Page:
The upcoming public safety millage proposal is on many Sterling Heights residents’ minds, but a few critics recently condemned how the ballot question is being publicized.
During a Sept. 3 City Council meeting, City Manager Mark Vanderpool discussed the upcoming November ballot proposal that asks taxpayers to decide whether to pay 1.7 mills for public safety and 0.8 mills for local street improvements for six years. The millage aims to raise $10.4 million in its first year.
Vanderpool said the city has not seen much of an immediate rebound in tax revenues following the recession, and he said it needs the money to continue public safety operations as normal.
However, he said the city has a contingency plan in place if voters reject the proposal: road improvement delays, cutting 45 police officer jobs and cutting 20 firefighter jobs, as well as the full closure of Fire Station No. 4 and the partial closure of Fire Station No. 5.
“This contingency plan is necessary because there is not sufficient savings available from other departments,” Vanderpool said.
During the meeting, several residents spoke out against the millage proposal, and some residents criticized the official Sterling Heights quarterly magazine that was mailed to residents’ homes.
Resident Joyce Fitch mentioned the magazine, the official city website, and a brochure and their coverage of the ballot proposal. She asked the City Council who approved what she described as the “pro-millage promotion of this tax increase ballot question.”
“Where is the record of any such approval and/or direction to the city administration to create and carry out this process, using our tax dollars to promote a ballot question?” she said.
“That’s illegal. You should not be doing that. I’m surprised that you are not outraged at that.”
On the cover of the magazine’s fall issue is a letter signed by Mayor Richard Notte directed to residents that talks about the ballot proposal, which the magazine has dubbed the “Safe Streets Proposal.”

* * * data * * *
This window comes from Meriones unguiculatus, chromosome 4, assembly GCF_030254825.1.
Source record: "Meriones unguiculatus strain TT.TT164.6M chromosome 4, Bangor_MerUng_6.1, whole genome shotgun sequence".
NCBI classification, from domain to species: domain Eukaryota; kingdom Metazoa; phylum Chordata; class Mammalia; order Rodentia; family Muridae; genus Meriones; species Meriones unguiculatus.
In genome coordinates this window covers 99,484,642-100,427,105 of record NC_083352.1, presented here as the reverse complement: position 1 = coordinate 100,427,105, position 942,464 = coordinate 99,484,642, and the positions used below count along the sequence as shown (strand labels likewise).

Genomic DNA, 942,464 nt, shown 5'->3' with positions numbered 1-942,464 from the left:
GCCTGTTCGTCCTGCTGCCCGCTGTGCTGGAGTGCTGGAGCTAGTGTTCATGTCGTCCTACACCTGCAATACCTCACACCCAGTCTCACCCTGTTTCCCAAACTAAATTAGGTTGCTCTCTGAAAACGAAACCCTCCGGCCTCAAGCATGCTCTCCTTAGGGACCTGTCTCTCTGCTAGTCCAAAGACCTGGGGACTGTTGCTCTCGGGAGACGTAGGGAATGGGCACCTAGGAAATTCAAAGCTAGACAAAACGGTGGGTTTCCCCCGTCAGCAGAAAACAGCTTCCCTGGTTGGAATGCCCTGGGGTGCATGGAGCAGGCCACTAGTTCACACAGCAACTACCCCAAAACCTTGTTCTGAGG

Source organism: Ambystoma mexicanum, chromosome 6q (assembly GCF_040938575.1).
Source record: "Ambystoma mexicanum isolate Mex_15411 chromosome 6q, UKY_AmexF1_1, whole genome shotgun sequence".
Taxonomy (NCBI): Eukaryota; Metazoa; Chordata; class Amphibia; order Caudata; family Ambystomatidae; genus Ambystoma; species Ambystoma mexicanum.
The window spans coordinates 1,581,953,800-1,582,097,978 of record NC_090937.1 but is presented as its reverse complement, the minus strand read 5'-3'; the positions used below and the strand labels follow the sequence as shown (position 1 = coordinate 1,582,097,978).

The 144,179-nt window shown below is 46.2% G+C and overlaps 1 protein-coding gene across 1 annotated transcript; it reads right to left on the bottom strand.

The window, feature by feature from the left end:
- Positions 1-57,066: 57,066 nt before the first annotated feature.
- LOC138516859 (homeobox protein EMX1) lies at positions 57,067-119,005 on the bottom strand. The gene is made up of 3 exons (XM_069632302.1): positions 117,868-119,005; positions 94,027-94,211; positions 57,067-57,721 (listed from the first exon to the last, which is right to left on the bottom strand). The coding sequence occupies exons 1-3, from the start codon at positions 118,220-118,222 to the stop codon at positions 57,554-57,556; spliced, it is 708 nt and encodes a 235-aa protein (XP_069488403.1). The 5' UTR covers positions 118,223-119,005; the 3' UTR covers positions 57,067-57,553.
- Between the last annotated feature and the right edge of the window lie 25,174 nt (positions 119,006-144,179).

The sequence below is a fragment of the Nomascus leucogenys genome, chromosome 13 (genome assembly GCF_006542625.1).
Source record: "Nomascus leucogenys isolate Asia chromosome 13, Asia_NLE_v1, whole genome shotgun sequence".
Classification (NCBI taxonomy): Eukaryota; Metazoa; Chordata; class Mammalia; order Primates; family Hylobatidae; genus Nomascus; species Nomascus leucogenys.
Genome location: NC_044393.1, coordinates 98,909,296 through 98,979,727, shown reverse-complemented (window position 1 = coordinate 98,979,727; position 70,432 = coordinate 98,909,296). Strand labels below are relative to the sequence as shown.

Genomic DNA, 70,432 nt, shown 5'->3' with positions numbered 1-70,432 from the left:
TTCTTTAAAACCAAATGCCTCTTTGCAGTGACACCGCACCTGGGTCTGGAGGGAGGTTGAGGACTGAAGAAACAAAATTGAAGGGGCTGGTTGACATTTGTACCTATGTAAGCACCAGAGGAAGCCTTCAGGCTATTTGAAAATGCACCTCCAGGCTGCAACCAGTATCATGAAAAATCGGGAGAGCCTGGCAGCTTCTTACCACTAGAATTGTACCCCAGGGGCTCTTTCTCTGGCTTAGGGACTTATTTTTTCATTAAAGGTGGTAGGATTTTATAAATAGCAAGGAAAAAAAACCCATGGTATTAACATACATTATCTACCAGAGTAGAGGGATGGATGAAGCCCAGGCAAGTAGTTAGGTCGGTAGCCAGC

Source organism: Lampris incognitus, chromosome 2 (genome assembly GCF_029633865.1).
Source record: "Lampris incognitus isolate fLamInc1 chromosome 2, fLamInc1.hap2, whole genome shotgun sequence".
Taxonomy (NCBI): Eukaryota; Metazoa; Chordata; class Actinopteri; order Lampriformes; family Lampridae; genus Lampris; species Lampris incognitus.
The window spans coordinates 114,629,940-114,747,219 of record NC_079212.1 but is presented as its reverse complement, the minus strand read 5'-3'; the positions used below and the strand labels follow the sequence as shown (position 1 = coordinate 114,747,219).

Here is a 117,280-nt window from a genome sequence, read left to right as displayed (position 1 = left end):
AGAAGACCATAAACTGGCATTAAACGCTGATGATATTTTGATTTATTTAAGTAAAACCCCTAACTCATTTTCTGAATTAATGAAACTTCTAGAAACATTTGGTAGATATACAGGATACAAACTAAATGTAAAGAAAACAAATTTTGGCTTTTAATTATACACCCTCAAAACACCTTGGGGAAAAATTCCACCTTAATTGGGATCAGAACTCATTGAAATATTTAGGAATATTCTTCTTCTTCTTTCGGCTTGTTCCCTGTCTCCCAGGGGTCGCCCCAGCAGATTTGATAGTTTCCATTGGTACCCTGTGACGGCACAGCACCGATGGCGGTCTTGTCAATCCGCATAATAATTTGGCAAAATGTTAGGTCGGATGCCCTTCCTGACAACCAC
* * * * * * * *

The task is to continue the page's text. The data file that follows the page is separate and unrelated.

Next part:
“This fall, Sterling Heights residents will have a chance to shape the future of this city like never before,” the letter states. “On Tuesday, Nov. 5, voters will determine if the city should continue to delay necessary road improvements and cut vital services or recover a portion of lost revenue through a dedicated millage to preserve excellent police and fire services and improve neighborhood streets.”
Inside the magazine, several pages are devoted to discussing the proposal. The city says a successful millage would add $157 per year to the average homeowner’s taxes, though it adds that the effect would still result in the total tax bill, on average, being 10.6 percent lower than in 2007.
Sterling Heights City Attorney Jeffrey Bahorski told the Sentry he would need to further look into the election law in order to precisely respond to questions about the legality of the city’s millage proposal literature. He said counsel hasn’t asked him to follow up on it at this point.
“I don’t believe the resident was specific as to what they considered to be a violation,” Bahorski said. “Based on what I’ve seen, I don’t think it’s a violation.”
At the meeting, Vanderpool defended the city’s literature content in the magazine and other materials, and said the city has tried to represent “both sides of the equation.”
“It is important that the city provide public information, and I emphasize public information versus promoting,” he said. “Nowhere do we say, ‘Vote yes. Vote no.’ It’s really up to the community to decide which position to take. Some may feel that a downsized police and fire department and the status quo with road funding is acceptable.”
Vanderpool said the fall edition of the Sterling Heights magazine was not a special edition but a regular quarterly issue. He said the current edition with the millage information was produced in-house and had no additional pages or costs.
Councilman Paul Smith called the magazine “out of line.”
“We got the cover and the inside and the back of the cover, 10 pages inside, just out-and-out election propaganda in favor of the millage,” Smith said. “I think it’s entirely wrong. We hire the city manager to manage our city on the money that the citizens give him, and we don’t hire him to tell us how to vote.”
After the meeting, Sterling Heights Community Relations Director Steve Guitar said residents have the right to criticize the information campaign, but he disagrees completely with any assessment that it is propaganda or illegal.
“We have put out public information on the ballot issue, and I think it’s our job to provide fair and balanced information on the ramifications,” he said. “ We worked very hard to be impartial, and I think it’s nothing more than public information, so that voters can make an informed decision on Nov. 5.”
To see the official Sterling Heights magazine online, or for more about Sterling Heights, visit www.sterling-heights.net. Or call (586) 446-2489.
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